There are several ethnic holidays commonly celebrated by the large Muslim community in Kentucky. They include: Ashura- a holy day for those of the Islamic faith. The day is observed on the 10th day of the month Muharram on the Islamic calendar. The day serves to commemorate the people’s prophet’s descendant, Hussein, who was martyred. Milad un Nabi – This sacred day, March 20th, commemorates the birthday of the Islamic prophet. However, not all Muslims choose to celebrate this day, feeling it makes light of a sacred occasion. Some specialty groups of Muslims choose to celebrate the prophet’s birthday five days later than it actually occurred, on March 25th. Ramadan – The second day of September marks the beginning of the month during which members of the Islamic faith fast. Their fasting lasts from sun up to sun down and is broken by a very light meal at sundown. Eid-Ul-Fitr – When September is over and October begins, Muslims stop their period of fasting and return to normal eating habits. They also give thanks to God, whom they refer to as Allah, for helping them to make it through the month without falling into temptation and breaking the fast inappropriately. Hajj- Hajj starts in December and marks the beginning of the yearly pilgrimage to “Mecca” made by devout members of the Islamic faith. Muslims are expected to make this trek at least once, though many choose to go more than one time, with some even going yearly.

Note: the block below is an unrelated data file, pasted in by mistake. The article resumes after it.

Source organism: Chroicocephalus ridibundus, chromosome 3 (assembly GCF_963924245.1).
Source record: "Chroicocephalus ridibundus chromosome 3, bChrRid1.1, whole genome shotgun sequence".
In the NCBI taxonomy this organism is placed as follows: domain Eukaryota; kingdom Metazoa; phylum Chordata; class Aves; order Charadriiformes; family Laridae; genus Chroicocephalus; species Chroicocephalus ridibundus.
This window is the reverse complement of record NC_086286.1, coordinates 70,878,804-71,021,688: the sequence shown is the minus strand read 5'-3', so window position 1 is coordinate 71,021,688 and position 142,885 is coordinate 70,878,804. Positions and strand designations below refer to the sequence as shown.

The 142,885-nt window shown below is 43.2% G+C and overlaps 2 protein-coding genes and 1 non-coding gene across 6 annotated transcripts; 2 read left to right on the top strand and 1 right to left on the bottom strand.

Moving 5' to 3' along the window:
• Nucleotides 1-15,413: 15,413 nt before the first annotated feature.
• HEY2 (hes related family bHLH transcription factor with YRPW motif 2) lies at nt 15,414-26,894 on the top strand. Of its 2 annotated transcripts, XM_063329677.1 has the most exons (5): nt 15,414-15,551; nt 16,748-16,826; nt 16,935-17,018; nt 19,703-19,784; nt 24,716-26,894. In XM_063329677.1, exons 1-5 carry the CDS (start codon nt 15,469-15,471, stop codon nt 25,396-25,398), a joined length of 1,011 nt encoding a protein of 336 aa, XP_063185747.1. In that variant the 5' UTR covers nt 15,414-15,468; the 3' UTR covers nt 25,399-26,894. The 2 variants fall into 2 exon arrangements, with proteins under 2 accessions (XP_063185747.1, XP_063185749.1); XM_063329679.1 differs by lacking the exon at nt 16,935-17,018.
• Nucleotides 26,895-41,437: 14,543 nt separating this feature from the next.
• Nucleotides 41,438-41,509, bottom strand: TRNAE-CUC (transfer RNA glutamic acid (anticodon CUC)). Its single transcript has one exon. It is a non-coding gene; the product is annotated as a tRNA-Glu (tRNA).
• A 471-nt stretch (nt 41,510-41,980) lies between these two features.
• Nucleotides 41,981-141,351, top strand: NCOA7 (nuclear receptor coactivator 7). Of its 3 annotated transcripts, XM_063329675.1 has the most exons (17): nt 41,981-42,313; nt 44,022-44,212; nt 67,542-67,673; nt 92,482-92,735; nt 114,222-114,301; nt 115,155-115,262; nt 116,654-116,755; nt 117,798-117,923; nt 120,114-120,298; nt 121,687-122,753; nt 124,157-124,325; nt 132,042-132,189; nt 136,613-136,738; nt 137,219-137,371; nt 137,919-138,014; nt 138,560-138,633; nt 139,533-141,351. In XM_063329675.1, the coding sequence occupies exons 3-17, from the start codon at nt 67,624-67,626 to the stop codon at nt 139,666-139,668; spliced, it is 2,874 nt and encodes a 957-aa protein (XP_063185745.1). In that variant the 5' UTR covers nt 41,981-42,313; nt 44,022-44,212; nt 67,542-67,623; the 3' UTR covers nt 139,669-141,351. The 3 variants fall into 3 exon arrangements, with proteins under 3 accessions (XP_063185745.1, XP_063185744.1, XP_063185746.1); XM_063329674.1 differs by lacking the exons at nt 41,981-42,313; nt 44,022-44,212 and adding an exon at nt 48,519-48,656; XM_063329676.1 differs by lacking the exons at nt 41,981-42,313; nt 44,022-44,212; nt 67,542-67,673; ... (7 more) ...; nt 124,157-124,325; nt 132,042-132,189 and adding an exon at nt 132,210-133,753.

Eid-Ul-Adha- This holiday occurs after Arafat, which is one of the many special days that takes places during Hajj. Eid-Ul-Adha lasts over four days and is a time of sacrifice, comparable to the Catholic holiday of lent.